Please use this identifier to cite or link to this item: http://hdl.handle.net/70130/4562
Title: Spatial distribution of diseases related to the 2016 flood in the Kaduwela and Kolonnawa Divisional Secretariat Divisions
Authors: Nandaseela, S. M. A. T. de S.
Manawadu, L.
Chathumami, D.
Keywords: flood, health, spatial distribution of diseases
Issue Date: Nov-2017
Publisher: University of Colombo
Citation: Proceedings of the Annual Research Symposium, Faculty of Arts, University of Colombo, November 2017
Abstract: Climate change has intensified the occurrence of extreme weather events all over the world. Frequent and intensified floods are one of the main resulting scenarios that can be seen in many parts of tropical countries. Sri Lanka has also been prone to highintensity floods during the past few years. Due to the destructive energy of floods, the health implications arising from them vary from physical injuries to long-term psychological effects. Floods can spread disease pathogens, vectors, and airborne allergens, greatly increasing the vulnerability of a country to epidemics. The main objective of this study is to examine the relationship between the spatial distributions of diseases and floods. The Medical Officer of Health areas of Kaduwela and Kolonnawa Divisional Secretariat Divisions (DSD) were selected for the study and primary and secondary data were collected. Weekly records of diseases for Public Health Inspector (PHI) areas were collected and primary data were collected through a questionnaire survey. Overlay analysis, measures of central tendency, and measures of dispersion along with regression were used as methods of data analysis. Maps and charts were used as visualization techniques. According to the data recorded, dengue cases show an increase during the South West Monsoon period in general and the number of cases is comparatively high after floods in both the Kaduwela and Kolonnawa DSDs. The highest number of recorded cases is from the Kolonnawa PHI area, which is 44 cases per week. In the Kaduwela DSD, the highest number of recorded cases is from Hokandara, which is 30 cases with an overall average of 20 cases per PHI area. In conclusion, it is clear that there is a relationship between diseases and floods, especially in relation to dengue, leptospirosis, and skin inflammations (although there are no secondary records for skin inflammations).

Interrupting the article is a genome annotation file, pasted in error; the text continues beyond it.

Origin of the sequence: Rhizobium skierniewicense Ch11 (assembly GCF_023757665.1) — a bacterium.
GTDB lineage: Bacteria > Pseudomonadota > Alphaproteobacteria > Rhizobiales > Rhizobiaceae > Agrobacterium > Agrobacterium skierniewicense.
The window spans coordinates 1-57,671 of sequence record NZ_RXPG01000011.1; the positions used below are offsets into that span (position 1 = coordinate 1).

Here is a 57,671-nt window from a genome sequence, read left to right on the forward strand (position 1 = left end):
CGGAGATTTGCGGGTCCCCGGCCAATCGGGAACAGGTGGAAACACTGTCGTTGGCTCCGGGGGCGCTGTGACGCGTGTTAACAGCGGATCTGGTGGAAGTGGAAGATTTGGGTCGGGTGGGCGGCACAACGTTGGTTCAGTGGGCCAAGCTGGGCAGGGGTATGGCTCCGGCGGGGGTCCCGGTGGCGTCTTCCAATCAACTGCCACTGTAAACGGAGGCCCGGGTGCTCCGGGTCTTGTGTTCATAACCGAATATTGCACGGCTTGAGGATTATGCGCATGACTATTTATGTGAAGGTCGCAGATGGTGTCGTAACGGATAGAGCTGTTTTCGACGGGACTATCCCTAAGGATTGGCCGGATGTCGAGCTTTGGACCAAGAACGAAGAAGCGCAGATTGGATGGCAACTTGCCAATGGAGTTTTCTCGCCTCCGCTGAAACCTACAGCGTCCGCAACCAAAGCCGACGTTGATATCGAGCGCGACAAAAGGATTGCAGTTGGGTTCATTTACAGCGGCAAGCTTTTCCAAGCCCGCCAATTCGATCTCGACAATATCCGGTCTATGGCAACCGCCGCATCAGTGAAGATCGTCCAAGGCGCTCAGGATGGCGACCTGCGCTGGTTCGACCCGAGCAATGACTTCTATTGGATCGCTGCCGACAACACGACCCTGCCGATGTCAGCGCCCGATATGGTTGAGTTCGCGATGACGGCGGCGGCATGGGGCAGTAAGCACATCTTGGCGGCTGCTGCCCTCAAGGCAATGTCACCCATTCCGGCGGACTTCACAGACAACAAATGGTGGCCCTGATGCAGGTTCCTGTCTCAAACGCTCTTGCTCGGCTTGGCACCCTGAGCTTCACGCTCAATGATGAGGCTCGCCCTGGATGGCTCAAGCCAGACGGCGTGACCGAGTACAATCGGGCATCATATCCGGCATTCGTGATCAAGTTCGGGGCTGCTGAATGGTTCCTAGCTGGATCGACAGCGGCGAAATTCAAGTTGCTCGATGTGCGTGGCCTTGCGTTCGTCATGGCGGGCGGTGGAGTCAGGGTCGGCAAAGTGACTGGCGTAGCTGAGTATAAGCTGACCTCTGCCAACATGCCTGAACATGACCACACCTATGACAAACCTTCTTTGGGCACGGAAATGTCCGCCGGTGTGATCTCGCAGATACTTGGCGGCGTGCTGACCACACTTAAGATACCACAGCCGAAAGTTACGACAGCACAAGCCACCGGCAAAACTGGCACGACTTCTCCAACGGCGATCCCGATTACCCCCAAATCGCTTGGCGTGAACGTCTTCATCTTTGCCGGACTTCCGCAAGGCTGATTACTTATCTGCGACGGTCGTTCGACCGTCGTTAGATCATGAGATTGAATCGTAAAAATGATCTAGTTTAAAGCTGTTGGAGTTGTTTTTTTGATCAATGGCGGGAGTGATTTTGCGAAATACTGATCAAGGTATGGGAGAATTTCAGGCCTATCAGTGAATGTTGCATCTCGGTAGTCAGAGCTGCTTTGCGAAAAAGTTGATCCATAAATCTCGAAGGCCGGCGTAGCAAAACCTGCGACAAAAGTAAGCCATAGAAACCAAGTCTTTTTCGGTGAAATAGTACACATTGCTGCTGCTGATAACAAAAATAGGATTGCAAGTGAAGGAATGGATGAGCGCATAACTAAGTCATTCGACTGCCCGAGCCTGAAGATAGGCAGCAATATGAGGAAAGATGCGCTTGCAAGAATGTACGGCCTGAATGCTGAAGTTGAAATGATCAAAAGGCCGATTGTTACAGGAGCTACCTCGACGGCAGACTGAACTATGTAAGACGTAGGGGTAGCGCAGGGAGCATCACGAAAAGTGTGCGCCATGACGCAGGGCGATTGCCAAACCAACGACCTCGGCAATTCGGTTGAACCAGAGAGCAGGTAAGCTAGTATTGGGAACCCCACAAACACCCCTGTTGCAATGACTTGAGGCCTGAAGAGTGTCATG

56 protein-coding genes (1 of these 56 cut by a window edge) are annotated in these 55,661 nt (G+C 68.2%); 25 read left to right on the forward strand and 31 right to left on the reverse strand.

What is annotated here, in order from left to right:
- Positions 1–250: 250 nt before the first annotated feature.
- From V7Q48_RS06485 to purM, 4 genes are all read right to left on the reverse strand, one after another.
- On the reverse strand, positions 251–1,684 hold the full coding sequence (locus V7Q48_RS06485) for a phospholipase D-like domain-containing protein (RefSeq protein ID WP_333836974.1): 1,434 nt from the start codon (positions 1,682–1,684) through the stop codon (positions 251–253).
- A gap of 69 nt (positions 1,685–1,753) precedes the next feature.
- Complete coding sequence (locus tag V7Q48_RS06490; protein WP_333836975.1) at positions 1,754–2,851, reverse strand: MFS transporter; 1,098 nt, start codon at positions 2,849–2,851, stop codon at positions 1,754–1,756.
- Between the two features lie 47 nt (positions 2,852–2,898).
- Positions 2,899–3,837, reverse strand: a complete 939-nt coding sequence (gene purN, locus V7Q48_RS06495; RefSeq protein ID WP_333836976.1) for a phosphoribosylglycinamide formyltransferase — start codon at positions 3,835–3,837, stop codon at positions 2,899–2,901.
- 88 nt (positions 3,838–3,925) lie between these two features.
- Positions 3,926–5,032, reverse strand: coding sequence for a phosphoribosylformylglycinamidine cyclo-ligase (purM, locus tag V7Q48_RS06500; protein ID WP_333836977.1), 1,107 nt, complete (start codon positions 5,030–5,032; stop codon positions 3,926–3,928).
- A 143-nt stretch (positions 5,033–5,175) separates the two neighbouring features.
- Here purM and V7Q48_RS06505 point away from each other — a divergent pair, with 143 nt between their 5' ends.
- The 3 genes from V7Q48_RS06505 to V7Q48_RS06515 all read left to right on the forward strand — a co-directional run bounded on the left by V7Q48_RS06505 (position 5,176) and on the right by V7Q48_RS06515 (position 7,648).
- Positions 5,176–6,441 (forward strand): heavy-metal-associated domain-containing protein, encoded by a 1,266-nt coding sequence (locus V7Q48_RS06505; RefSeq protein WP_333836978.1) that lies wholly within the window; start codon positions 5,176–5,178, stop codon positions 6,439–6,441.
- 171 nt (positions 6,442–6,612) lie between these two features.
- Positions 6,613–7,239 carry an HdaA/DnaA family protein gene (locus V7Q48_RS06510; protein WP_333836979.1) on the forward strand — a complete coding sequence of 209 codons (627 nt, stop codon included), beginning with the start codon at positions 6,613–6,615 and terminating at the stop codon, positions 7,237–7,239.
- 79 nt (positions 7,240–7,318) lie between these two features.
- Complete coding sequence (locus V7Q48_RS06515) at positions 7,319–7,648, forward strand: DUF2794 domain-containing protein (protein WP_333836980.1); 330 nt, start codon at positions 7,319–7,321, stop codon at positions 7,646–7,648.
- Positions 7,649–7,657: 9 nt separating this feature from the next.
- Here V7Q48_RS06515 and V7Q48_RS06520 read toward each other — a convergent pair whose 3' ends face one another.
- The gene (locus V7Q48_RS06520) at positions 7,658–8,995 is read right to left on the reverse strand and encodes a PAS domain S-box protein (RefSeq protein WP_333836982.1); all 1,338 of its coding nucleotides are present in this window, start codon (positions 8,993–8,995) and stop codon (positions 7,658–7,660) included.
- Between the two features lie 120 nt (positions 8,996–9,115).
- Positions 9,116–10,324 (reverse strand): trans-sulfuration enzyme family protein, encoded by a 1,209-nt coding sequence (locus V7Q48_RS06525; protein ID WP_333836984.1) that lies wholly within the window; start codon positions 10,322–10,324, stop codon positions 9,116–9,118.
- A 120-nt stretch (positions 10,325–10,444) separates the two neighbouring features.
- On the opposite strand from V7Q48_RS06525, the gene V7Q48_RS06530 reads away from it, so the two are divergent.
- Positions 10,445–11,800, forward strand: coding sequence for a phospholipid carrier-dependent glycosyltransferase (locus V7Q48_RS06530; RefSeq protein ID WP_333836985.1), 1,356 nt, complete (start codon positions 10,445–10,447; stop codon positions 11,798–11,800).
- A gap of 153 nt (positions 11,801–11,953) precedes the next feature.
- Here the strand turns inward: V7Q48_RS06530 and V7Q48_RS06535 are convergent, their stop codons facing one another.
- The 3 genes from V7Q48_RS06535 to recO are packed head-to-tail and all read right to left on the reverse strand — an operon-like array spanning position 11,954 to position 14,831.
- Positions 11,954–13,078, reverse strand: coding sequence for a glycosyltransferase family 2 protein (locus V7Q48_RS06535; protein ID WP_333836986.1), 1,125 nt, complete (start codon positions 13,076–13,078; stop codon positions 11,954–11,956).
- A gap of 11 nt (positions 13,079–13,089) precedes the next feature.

URI: http://hdl.handle.net/70130/4562
Appears in Collections:Arts (Humanities &Social Sciences)

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